Supreme Court Sides With Austin In Battle Over Digital Billboards

Siding with the city of Austin, Texas, the Supreme Court said Tuesday that a local ordinance outlawing some digital billboards based on their location is "content neutral."

The Supreme Court's 6-3 ruling reversed a decision of the 5th Circuit Court of Appeals, which in 2020 invalidated the law as an unconstitutional content-based restriction on speech.

The Austin ordinance allows digital billboards on an advertiser's premises, but not elsewhere. Judges on the 5th Circuit reasoned that restriction was tied to content, because the only way to know whether a sign is on a company's property is by reading it.

Writing Thursday for the majority, Justice Sonia Sotomayor said that regulating signs based solely on their location is “facially content neutral,” and comparable to other laws that restrict speech based solely on time of day or place.

“The city’s provisions distin­guish based on location: A given sign is treated differently based solely on whether it is located on the same premises as the thing being discussed or not,” Sotomayor wrote. “The message on the sign matters only to the extent that it informs the sign’s relative location. The on-/off-premises distinction is there­fore similar to ordinary time, place, or manner restrictions.”

The decision stems from a dispute dating to 2017, when Reagan National Advertising of Texas and Lamar Advantage Outdoor sued the city over its restrictions.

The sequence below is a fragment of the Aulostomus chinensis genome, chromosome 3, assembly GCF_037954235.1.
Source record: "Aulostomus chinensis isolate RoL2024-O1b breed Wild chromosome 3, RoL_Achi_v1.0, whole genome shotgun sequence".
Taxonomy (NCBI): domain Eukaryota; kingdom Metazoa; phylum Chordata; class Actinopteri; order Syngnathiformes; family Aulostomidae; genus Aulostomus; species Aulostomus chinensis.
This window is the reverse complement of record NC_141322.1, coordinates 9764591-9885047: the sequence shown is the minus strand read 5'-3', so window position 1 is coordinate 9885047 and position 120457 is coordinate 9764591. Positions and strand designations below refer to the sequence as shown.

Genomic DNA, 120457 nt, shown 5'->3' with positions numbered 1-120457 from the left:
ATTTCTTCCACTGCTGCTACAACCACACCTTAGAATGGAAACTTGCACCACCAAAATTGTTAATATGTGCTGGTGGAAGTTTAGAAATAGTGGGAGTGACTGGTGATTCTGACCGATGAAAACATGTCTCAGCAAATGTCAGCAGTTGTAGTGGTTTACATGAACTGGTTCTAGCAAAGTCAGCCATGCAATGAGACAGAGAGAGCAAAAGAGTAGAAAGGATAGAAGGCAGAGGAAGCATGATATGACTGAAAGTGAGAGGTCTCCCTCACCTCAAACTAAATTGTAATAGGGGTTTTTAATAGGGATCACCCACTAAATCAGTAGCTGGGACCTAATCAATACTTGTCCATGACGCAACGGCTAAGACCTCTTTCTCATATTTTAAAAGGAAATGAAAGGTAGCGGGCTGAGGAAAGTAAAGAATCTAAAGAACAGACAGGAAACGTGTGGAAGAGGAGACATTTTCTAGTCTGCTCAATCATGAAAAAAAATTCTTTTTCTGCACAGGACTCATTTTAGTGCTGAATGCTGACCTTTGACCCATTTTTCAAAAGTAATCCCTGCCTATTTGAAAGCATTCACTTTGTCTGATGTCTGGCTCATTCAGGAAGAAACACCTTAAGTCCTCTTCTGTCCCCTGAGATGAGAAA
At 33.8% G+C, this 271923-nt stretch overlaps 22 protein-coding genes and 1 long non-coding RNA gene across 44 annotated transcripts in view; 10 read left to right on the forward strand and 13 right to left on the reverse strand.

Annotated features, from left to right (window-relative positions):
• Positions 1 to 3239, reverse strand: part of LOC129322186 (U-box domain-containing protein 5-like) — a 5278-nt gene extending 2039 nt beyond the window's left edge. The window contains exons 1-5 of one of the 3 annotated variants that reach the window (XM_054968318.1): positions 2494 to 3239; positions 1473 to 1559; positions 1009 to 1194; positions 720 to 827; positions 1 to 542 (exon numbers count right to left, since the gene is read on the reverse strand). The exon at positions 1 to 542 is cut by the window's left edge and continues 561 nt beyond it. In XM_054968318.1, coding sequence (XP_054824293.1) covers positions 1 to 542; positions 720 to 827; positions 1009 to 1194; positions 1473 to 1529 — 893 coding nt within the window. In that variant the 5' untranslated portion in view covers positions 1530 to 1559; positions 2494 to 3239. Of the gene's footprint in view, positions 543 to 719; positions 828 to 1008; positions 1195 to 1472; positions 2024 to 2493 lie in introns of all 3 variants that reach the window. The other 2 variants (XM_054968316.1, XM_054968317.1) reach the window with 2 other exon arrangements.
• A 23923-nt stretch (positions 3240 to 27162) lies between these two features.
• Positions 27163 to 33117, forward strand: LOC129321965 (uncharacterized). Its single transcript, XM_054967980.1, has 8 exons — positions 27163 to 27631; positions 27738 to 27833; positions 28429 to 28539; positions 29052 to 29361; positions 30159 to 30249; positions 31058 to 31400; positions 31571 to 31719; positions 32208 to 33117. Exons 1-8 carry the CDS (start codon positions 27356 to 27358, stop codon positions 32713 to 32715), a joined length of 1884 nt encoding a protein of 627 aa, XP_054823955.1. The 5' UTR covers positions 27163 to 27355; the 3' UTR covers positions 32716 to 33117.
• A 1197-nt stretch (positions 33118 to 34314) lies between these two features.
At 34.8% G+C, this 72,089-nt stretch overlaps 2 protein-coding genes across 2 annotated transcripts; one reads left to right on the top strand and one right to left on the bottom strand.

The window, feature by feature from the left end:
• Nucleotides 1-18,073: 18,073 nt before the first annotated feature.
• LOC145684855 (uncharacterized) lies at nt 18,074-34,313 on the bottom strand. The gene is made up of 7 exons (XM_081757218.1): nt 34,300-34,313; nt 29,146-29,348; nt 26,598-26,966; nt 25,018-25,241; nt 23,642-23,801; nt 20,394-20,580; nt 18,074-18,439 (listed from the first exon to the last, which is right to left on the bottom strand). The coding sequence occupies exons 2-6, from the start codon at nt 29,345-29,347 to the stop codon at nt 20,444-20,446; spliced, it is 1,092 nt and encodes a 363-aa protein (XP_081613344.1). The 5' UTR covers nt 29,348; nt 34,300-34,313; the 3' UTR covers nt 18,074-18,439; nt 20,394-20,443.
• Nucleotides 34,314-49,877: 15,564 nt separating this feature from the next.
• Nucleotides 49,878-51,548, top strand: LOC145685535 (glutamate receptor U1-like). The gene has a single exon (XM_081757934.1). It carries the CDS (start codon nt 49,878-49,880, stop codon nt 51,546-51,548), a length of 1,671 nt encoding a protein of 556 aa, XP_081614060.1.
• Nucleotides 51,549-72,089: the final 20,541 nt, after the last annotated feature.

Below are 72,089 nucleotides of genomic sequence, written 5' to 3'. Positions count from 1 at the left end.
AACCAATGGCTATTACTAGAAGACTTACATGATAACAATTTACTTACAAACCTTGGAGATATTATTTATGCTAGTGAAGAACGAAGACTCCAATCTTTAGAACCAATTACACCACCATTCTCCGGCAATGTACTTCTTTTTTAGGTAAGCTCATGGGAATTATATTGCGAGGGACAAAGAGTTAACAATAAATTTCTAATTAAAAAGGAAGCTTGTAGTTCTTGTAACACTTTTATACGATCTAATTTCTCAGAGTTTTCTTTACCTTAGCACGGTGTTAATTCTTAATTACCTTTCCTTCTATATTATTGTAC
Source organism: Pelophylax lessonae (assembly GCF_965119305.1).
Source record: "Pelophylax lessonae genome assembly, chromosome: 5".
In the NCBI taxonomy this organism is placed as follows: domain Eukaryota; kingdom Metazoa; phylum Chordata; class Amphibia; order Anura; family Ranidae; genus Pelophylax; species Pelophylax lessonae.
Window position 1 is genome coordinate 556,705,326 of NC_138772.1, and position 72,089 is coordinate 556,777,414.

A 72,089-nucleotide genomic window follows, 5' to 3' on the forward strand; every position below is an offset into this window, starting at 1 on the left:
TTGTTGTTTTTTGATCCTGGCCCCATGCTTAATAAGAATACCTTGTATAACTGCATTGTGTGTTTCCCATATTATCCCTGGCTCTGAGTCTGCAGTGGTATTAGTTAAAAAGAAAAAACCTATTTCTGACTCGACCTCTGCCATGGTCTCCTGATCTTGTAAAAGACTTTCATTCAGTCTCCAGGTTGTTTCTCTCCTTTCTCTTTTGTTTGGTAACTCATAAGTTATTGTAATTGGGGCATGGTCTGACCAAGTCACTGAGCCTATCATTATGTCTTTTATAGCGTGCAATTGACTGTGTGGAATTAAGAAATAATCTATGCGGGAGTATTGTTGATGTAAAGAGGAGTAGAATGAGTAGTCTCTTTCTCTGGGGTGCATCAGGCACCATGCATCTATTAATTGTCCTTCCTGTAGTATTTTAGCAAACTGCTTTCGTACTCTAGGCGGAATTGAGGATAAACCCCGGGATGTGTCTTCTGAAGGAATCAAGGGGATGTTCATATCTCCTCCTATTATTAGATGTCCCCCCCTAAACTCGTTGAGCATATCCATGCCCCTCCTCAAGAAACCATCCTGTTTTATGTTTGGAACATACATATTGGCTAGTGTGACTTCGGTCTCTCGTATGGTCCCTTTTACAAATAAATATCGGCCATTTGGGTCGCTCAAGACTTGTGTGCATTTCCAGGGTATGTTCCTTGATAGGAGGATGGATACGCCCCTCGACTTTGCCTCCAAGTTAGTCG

Like most Texas cities, Austin only allows digital billboard ads on the advertisers' property.

City officials have said the regulation aims to preserve the local landscape, and to limit driving distractions.

Reagan National and Lamar Advantage -- which want to convert non-digital outdoor ads to digital ones on 83 billboards in Austin -- argued that the distinction between on-premises and off-premises digital billboards runs afoul of the First Amendment, which generally restricts the government from regulating speech based on subject matter.

A trial judge upheld the ordinance, but the 5th Circuit blocked it. Austin then appealed to the Supreme Court, where the case drew attention from a wide range of outside groups.

A coalition including the outdoor advertising company Outfront Media, advocacy group Knight First Amendment Institute, developers, local chambers of commerce and the preservationist group Scenic America sided with Austin.

The Out of Home Advertising Association and some other ad groups sided with Reagan National.

The Supreme Court stopped short of reinstating the Austin law.

Instead, the justices sent the matter back to the lower court, with directions to decide whether the Austin law violates the First Amendment for other reasons -- including whether it's too broad to “serve a significant govern­mental interest.”

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